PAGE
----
In the early 1970s there were not many bands that had the level of consistently great songwriting that Bread had, mostly due to the creativity of Oklahoma-born guitarist David Gates. His delicate guitar arrangements combined with beautiful melodies and finely crafted lyrics painted wonderful pictures on our musical landscape. This set of songs covers five of his best-known ballads.
Lesson 1: Guitar Man - Guitar Lesson
Most of David Gates’ songs include nice fingerpicking. *Guitar Man*is one of his few tunes that is a simple strumming song. It was the title song of their Bread’s 1972 album and includes some of his signature chord progressions, but is one of his easiest songs to play and sing.
Lesson 2: Aubrey - Guitar lesson
*Aubrey*was on BreadРІР‚в„ўs 1972 album, Guitar Man, and is another in the classic fingerstyle tradition of many other David GatesРІР‚в„ў songs. This of course includes his angelic vocals and melodies. The picking is mostly arpeggios with a descending bass line moving through the changes.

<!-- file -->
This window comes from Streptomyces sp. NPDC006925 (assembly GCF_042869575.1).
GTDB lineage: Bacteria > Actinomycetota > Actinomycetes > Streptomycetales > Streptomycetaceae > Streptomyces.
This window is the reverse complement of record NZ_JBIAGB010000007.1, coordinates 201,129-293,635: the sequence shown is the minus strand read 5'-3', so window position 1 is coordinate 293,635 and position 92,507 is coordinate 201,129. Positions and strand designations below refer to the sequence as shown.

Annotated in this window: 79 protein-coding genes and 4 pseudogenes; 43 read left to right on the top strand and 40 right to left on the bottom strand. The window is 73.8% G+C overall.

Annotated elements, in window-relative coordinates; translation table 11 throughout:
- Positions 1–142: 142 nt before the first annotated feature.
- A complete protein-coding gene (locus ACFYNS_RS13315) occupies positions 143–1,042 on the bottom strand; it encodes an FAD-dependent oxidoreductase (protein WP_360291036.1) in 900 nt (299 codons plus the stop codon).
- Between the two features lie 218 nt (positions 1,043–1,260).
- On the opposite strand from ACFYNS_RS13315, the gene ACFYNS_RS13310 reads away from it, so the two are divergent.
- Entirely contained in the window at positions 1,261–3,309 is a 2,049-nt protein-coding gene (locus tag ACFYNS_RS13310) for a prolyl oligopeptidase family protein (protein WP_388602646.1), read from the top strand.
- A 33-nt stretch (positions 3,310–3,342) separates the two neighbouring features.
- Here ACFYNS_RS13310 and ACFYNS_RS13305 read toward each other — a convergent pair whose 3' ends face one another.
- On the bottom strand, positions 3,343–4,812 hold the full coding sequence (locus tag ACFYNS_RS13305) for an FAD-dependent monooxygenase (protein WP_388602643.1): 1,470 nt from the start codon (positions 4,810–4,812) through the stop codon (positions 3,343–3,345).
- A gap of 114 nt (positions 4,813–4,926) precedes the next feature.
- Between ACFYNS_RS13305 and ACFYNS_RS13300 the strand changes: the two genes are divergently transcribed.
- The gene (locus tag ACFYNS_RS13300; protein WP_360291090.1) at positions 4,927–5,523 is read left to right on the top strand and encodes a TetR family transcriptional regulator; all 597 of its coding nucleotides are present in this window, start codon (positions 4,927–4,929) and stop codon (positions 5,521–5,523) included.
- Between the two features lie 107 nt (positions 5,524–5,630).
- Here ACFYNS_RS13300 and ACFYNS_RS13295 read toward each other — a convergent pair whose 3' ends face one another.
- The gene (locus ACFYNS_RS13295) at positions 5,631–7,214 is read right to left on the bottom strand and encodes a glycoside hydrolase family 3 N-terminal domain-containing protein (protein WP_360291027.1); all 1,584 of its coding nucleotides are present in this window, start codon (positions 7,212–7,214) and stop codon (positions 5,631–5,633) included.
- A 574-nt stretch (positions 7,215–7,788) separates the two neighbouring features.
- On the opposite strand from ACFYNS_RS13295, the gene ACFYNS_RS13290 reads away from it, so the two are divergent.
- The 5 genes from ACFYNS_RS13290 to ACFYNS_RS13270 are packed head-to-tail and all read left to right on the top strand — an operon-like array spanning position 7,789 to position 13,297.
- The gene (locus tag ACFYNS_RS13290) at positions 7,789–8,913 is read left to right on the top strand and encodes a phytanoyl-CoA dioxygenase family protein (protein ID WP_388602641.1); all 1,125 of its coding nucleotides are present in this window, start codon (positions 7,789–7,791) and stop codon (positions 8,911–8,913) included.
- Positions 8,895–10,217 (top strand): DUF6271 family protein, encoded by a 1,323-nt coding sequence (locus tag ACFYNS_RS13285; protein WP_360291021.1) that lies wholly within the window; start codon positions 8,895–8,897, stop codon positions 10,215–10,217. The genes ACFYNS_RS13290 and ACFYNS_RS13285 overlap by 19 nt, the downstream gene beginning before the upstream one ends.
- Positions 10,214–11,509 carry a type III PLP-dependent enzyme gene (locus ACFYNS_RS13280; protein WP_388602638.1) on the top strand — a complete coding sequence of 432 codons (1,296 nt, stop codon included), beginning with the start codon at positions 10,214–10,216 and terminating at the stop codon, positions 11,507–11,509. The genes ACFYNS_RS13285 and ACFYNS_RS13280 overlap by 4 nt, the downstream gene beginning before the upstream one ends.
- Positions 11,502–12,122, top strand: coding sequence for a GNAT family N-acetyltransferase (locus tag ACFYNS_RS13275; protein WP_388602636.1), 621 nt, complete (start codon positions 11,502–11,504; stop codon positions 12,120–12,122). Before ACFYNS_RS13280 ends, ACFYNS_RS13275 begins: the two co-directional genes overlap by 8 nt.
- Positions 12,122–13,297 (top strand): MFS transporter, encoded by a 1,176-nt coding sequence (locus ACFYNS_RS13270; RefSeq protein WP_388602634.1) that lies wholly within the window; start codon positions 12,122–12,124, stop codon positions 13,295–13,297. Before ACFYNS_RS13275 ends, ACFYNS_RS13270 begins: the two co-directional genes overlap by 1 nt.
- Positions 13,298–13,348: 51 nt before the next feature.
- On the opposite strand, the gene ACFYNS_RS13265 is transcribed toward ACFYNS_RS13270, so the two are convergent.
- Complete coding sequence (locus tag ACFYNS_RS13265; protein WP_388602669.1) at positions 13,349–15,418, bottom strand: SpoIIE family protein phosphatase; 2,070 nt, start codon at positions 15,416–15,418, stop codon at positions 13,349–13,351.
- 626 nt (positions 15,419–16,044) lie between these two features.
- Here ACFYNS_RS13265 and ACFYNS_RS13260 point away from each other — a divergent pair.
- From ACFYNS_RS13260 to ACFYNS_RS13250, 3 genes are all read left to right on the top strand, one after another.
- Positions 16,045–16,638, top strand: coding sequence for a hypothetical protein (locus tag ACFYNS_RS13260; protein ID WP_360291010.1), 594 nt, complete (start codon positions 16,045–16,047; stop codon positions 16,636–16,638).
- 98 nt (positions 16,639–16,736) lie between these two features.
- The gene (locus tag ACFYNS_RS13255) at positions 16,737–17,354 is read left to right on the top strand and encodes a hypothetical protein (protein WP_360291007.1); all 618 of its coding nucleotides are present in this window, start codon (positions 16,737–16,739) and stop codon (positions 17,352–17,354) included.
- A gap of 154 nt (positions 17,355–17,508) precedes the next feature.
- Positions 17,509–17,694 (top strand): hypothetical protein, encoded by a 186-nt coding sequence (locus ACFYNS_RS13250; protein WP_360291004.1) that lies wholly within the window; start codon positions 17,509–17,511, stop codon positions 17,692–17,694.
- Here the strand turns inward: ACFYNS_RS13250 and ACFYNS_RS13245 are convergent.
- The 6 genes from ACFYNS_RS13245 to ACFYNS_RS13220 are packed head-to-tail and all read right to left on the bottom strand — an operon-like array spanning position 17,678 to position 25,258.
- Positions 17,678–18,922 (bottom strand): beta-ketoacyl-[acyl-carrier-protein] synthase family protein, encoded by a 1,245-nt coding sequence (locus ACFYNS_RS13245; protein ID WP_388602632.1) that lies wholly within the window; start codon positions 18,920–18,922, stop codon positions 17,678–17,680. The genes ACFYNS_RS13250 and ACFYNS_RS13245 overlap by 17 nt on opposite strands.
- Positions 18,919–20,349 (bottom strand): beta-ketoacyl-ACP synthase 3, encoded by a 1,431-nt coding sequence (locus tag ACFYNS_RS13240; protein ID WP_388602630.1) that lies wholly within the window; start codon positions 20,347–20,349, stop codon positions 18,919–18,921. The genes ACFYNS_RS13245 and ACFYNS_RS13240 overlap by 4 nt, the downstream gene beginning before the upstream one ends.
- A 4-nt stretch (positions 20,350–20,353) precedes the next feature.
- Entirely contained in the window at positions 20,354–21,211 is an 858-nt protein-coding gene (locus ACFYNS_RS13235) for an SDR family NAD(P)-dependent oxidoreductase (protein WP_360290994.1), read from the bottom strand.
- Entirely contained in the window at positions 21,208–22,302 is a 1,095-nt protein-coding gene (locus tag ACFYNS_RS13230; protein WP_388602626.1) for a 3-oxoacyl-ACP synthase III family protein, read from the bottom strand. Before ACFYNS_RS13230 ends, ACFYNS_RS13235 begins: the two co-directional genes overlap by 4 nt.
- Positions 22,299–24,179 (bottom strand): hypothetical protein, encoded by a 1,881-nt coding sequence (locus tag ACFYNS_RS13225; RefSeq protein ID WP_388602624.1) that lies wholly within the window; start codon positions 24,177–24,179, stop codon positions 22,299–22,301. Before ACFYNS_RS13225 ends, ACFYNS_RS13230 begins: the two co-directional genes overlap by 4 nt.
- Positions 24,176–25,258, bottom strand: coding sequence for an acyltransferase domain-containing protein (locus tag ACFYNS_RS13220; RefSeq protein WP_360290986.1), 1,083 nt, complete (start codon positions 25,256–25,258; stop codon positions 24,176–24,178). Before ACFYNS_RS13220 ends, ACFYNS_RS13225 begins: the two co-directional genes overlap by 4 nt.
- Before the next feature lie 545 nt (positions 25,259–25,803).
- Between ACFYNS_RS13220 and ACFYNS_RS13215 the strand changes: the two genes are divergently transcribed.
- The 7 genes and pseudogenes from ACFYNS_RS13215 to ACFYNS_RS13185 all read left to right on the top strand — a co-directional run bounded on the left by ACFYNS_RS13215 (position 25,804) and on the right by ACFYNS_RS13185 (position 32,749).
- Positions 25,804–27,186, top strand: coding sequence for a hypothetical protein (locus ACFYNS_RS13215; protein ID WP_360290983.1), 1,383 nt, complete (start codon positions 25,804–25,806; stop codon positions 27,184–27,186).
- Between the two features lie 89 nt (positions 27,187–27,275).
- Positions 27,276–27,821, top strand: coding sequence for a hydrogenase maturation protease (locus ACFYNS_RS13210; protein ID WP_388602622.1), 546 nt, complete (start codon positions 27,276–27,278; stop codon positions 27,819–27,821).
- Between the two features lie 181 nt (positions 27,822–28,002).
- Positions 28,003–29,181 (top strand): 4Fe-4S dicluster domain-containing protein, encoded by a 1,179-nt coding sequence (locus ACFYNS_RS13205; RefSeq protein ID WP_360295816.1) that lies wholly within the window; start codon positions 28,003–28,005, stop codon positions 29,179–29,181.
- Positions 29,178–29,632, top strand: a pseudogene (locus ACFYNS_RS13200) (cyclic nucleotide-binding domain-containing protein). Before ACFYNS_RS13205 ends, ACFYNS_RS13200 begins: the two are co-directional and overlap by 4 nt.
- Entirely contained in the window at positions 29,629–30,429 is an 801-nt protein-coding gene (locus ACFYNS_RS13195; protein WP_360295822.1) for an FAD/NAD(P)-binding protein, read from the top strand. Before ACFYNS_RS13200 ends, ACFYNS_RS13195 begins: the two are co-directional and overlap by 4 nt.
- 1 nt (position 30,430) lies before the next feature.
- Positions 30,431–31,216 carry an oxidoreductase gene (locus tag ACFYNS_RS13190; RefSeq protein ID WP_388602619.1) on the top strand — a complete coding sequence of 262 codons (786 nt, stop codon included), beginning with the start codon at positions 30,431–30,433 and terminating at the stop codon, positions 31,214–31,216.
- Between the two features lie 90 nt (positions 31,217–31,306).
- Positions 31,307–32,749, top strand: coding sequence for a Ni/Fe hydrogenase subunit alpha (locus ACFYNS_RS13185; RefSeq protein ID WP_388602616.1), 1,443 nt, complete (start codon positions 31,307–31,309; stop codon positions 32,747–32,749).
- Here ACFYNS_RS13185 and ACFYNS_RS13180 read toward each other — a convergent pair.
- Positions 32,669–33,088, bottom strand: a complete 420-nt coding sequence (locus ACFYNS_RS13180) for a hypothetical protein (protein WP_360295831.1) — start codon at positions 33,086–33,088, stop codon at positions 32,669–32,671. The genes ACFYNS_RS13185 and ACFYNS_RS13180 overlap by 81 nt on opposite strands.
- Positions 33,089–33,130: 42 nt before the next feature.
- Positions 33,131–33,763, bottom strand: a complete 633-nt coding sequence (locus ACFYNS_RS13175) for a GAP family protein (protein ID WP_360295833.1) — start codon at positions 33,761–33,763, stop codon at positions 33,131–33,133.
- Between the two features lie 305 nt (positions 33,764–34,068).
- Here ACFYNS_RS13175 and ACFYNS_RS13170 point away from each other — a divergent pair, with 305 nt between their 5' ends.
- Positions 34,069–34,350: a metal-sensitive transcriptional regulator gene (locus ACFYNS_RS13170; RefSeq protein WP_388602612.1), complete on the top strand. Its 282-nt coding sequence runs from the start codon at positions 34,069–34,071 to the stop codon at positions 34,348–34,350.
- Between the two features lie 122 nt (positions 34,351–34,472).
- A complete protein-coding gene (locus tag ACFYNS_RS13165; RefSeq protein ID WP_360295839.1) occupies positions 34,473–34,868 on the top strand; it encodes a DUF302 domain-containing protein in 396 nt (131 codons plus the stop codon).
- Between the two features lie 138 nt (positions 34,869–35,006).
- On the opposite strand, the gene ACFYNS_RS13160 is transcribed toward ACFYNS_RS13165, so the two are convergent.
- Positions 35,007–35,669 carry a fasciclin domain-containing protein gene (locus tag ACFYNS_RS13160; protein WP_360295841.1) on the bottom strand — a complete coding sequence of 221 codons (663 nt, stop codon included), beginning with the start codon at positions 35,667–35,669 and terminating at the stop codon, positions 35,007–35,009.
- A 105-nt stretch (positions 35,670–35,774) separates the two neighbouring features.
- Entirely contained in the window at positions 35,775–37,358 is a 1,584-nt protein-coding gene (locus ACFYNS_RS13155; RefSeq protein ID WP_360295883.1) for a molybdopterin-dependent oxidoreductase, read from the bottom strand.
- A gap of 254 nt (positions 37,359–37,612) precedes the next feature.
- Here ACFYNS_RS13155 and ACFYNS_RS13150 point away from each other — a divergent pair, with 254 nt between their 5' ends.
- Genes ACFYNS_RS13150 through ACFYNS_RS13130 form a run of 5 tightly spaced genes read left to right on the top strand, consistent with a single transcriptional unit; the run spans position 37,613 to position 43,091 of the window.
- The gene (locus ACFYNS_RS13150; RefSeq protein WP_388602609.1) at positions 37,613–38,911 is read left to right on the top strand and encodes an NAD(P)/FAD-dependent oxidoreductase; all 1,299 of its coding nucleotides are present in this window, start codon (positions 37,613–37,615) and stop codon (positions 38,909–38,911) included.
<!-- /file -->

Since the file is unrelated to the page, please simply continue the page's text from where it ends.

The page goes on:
Lesson 3: Everything I Own - Guitar Lesson
*Everything I Own*was a hit for Bread in 1972, and is another one in a string of beautiful, touching songs from the pen of David Gates. The original was done with a capo at the 7^th fret but most of the lesson is done open. It covers the picking in both the verse and bridge, as well as the strumming in the chorus. This song has been one of our most requested for quite a while.
Lesson 4: Diary - Guitar Lesson
*Diary*, another classic by David Gates, came out in 1972 and was just one of many great songs on Bread’s album Baby I’m-a Want You. The song features delicate fingerpicking using a few different arpeggio patterns, as well as a few unusual chord fingerings and inversions. Most of them are not too difficult and the challenge in this song is to make it flow smoothly and seamlessly.
Lesson 5: If - Bread - Guitar Lesson
David Gates penned some great tunes in the early 1970s for his band Bread. *If *is an example of his command of simple, but extended chord progressions that back up a memorable melody with touching lyrics, all the ingredients for a great song.
This lesson shows the arpeggios he played but also includes segments on theory where you are challenged to analyze the chords as far as their names. If you want to take this harmony challenge do not print out the chord chart but just start with the tab.
Then work on figuring out the names of the chords yourself. All the answers are included, as well as how to play the song in its entirety.